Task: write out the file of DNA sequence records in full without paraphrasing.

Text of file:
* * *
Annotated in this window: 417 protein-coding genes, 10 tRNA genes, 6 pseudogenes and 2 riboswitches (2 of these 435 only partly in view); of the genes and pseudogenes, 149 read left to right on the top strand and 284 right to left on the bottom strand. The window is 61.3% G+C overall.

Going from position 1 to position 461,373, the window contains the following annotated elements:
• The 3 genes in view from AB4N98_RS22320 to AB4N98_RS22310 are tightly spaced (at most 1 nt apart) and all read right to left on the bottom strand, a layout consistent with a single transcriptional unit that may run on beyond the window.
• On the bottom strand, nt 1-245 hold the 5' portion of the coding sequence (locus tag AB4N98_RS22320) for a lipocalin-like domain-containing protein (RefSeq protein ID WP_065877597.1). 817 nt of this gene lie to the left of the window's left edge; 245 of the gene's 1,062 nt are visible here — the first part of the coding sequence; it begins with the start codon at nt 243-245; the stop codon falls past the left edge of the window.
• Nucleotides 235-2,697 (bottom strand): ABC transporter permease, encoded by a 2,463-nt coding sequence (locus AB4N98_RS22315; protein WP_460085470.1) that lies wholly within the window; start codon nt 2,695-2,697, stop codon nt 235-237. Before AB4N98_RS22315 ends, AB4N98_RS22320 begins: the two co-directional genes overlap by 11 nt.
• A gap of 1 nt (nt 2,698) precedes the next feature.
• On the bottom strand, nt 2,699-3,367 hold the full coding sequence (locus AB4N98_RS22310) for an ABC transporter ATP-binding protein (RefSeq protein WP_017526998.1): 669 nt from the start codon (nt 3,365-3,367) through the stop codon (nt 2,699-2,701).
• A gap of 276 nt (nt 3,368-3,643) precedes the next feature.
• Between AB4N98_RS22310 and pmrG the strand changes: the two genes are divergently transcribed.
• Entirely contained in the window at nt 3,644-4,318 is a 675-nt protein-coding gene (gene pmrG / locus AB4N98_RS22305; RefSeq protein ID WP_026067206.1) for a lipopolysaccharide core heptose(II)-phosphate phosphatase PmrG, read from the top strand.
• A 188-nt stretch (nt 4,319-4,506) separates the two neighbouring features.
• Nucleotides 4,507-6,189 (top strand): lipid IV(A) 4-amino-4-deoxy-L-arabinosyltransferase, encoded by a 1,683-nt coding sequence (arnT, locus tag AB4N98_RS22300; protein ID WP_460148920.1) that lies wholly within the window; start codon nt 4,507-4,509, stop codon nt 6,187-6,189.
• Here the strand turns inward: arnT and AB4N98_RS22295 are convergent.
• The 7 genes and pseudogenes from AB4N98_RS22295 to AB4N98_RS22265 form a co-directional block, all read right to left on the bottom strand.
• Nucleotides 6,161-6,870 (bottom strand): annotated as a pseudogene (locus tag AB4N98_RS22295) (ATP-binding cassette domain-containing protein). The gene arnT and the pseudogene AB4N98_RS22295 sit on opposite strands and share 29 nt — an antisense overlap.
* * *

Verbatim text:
Annotated in this window: 417 protein-coding genes, 10 tRNA genes, 6 pseudogenes and 2 riboswitches (2 of these 435 only partly in view); of the genes and pseudogenes, 149 read left to right on the top strand and 284 right to left on the bottom strand. The window is 61.3% G+C overall.

Going from position 1 to position 461,373, the window contains the following annotated elements:
• The 3 genes in view from AB4N98_RS22320 to AB4N98_RS22310 are tightly spaced (at most 1 nt apart) and all read right to left on the bottom strand, a layout consistent with a single transcriptional unit that may run on beyond the window.
• On the bottom strand, nt 1-245 hold the 5' portion of the coding sequence (locus tag AB4N98_RS22320) for a lipocalin-like domain-containing protein (RefSeq protein ID WP_065877597.1). 817 nt of this gene lie to the left of the window's left edge; 245 of the gene's 1,062 nt are visible here — the first part of the coding sequence; it begins with the start codon at nt 243-245; the stop codon falls past the left edge of the window.
• Nucleotides 235-2,697 (bottom strand): ABC transporter permease, encoded by a 2,463-nt coding sequence (locus AB4N98_RS22315; protein WP_460085470.1) that lies wholly within the window; start codon nt 2,695-2,697, stop codon nt 235-237. Before AB4N98_RS22315 ends, AB4N98_RS22320 begins: the two co-directional genes overlap by 11 nt.
• A gap of 1 nt (nt 2,698) precedes the next feature.
• On the bottom strand, nt 2,699-3,367 hold the full coding sequence (locus AB4N98_RS22310) for an ABC transporter ATP-binding protein (RefSeq protein WP_017526998.1): 669 nt from the start codon (nt 3,365-3,367) through the stop codon (nt 2,699-2,701).
• A gap of 276 nt (nt 3,368-3,643) precedes the next feature.
• Between AB4N98_RS22310 and pmrG the strand changes: the two genes are divergently transcribed.
• Entirely contained in the window at nt 3,644-4,318 is a 675-nt protein-coding gene (gene pmrG / locus AB4N98_RS22305; RefSeq protein ID WP_026067206.1) for a lipopolysaccharide core heptose(II)-phosphate phosphatase PmrG, read from the top strand.
• A 188-nt stretch (nt 4,319-4,506) separates the two neighbouring features.
• Nucleotides 4,507-6,189 (top strand): lipid IV(A) 4-amino-4-deoxy-L-arabinosyltransferase, encoded by a 1,683-nt coding sequence (arnT, locus tag AB4N98_RS22300; protein ID WP_460148920.1) that lies wholly within the window; start codon nt 4,507-4,509, stop codon nt 6,187-6,189.
• Here the strand turns inward: arnT and AB4N98_RS22295 are convergent.
• The 7 genes and pseudogenes from AB4N98_RS22295 to AB4N98_RS22265 form a co-directional block, all read right to left on the bottom strand.
• Nucleotides 6,161-6,870 (bottom strand): annotated as a pseudogene (locus tag AB4N98_RS22295) (ATP-binding cassette domain-containing protein). The gene arnT and the pseudogene AB4N98_RS22295 sit on opposite strands and share 29 nt — an antisense overlap.